Certificates are the final way businesses benefit from BOP’s. Certificates are needed when businesses are involved in projects they are contracted on. A certificate is legally required before work can start on that project. If you work on many projects with different general contractor’s than you will need this certificate for every general contractor you work with. If you have a BOP that is one phone call only.  For example, many artisan contractors do work for several general contractors. Take an electrician as an example. For each general contractor an electrician does a project for they need a certificate proving insurance coverage. If each coverage is with a different carrier that is an additional call the electrician has to make. If that electrician has a BOP they call one agent and can get a certificate for all of their policies.

Again, these are three of the many benefits of having a Business Owner’s Policy. The next time your business is up for renewal it is probably best for you to bring up a BOP with your agent. Insurance carriers are typically more aggressive with discounts when they are getting more of your business.

 

Florida’s 20-step Workers’ Compensation Exemption Process

The process for an owner of a company to get themselves properly excluded from a workers compensation insurance policy in Florida is quite cumbersome. In fact, owners not becoming properly excluded is one of the leading causes of workers’ compensation audit balances in the state of Florida. In Florida, an officer or LLC Member can only be excluded if they have a properly filed a Florida workers comp exemption form on file with the state. This can be done in two ways: 1) Complete a form by hand, get a notary signature, and mail the form to the proper Division of Workers Compensation office; or 2) Complete the online version of the form.

Florida workers comp exemption

The handwritten option is not overly reliable. Any errors on the form or if it is sent to the wrong office can cause the form to not be filed. In this circumstance the owner ends up getting included on the policy and will owe additional premium.  The online form is the best solution, even though the process is cumbersome and detailed. That’s why I’ve created this 20-step process for an insured to follow to make sure the officers are properly excluded.

1. Go to Sunbiz.org

2. Use the Document Searches Tab to find your Corporation or LLC. It is best to use the Tax ID

3. Make sure the business is in Active status. If not, correct this with the secretary of state before filing your exemption.

4. Your information inputted for your exemption must match Sunbiz. Therefore it is important to have this information handy.

5. For online filing use the link below. Otherwise use the paper form (input form number)

https//apps.fldfs.com/bocexempt/

6. Click the Apply for or Renew an Exemption button

7. Agree to Terms and Use a Pin to access in the future.

8. Section 1:

a. Applicant Name – Name of the person who is being excluded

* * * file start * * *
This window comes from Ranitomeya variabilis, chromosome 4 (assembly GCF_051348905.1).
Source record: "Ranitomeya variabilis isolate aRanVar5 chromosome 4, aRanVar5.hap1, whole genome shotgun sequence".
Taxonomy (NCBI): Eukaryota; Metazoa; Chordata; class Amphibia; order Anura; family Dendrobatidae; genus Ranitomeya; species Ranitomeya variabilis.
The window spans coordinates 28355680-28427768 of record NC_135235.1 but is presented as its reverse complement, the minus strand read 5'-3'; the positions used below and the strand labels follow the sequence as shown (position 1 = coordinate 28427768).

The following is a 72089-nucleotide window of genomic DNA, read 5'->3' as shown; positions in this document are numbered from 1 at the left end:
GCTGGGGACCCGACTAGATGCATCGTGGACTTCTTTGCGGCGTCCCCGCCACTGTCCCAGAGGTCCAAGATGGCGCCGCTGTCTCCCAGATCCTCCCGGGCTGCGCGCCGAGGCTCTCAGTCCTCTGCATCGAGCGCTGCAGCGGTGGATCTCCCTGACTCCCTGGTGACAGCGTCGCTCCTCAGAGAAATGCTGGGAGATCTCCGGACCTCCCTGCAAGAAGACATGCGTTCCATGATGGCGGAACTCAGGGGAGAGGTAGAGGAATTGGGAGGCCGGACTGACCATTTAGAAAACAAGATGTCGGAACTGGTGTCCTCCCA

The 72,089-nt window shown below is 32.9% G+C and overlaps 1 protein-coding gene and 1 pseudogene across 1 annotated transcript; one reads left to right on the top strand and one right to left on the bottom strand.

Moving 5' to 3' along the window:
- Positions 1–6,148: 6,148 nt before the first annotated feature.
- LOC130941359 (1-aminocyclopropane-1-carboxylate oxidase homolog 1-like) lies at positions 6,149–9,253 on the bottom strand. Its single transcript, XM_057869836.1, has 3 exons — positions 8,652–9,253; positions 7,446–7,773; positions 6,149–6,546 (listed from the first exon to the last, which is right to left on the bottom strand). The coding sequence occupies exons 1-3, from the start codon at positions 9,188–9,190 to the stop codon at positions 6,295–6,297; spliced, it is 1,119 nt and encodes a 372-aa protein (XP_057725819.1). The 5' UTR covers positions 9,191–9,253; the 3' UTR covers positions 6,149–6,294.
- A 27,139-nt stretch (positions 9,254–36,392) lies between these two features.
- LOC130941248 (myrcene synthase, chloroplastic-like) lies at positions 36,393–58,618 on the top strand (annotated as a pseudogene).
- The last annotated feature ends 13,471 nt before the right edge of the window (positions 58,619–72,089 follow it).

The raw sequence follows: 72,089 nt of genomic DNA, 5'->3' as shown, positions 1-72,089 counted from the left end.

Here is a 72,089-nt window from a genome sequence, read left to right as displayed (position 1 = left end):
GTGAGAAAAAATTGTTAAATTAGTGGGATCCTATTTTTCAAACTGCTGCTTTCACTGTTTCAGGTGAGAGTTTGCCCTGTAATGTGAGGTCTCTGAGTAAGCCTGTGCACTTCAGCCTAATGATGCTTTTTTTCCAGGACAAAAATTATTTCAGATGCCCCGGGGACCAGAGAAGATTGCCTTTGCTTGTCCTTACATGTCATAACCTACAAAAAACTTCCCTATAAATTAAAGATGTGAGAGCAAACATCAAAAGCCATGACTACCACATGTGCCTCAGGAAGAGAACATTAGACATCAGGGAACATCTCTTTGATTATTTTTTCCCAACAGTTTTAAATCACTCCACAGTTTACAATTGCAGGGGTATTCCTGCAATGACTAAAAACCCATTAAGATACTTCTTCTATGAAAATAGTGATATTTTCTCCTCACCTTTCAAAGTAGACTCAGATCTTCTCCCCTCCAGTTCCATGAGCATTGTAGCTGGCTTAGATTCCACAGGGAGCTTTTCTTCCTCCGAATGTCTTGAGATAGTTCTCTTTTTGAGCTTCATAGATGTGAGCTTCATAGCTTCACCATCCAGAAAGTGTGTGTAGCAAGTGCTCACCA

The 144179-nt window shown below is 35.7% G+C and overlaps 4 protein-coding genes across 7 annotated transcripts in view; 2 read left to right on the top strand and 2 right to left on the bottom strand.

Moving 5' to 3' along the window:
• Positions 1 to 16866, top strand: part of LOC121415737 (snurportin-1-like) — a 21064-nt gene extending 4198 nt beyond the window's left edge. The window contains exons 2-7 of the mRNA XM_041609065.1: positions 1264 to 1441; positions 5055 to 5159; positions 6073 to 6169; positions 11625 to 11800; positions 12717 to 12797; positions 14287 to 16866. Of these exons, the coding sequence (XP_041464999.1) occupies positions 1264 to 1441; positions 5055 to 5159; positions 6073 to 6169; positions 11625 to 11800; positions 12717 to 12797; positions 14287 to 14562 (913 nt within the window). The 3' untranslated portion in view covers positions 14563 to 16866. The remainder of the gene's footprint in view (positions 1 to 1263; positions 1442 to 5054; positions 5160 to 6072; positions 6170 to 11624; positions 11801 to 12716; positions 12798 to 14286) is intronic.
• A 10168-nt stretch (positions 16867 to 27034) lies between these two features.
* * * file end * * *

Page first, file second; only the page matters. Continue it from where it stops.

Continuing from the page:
b. Drivers License Number – select the correct state

c. Last 4 of Social

d. E-mail address – this is not required but helpful

9. Section 2:

a. Select Construction or Non-Construction

b. Select Either an Officer or Member of LLC

10. Section 3: Important to have your Sunbiz paperwork for this

a. Enter all information as listed on Sunbiz. Do Not Mis-Spell

b. Select a Scope of Business from the drop down menu. This is your main workers compensation class code with a 0 in front of the 4 digit code.

11. Section 4:

a. Input the document number listed on Sunbiz

12. Section 5

a. Either complete or check mark the “not applicable” box.

13. Section 7

a. Input other company info the applicant is an officer for

– This does NOT mean that the exemption is registered for each entity. You MUST enter the exemption information for EACH entity the owner is connected with. A separate application is required for each Tax Id.

14. Section 8

a. Verify this is correct

15. Section 9 –

a. Input workers compensation carrier name

16. Section 10

a. Input Name & Drivers License

17. Hit Continue

18. Hit Submit – there is a submit button after you hit continue

19. Processing Time – It generally takes 3-5 business days to process. Check back on the Florida Proof of Coverage website until it shows as registered.

20. If the Application is Rejected – Use the register website above, Click “Modify Application”, input your Pin and correct the problem. Best to contact the Florida Division of Workers Compensation and ask why the application was rejected so you know what to correct. 850-413-1609 option 2

Notes

Most exemptions are only active for 2 years. The exemption must be renewed by re-entering the information online.

Construction exemptions require a payment of $50

It’s very important to check back on the status of the exemption. Several times when registering for exemptions my clients have not received communication and the application didn’t process.

Spelling everything exactly like listed on Sunbiz is VERY IMPORTANT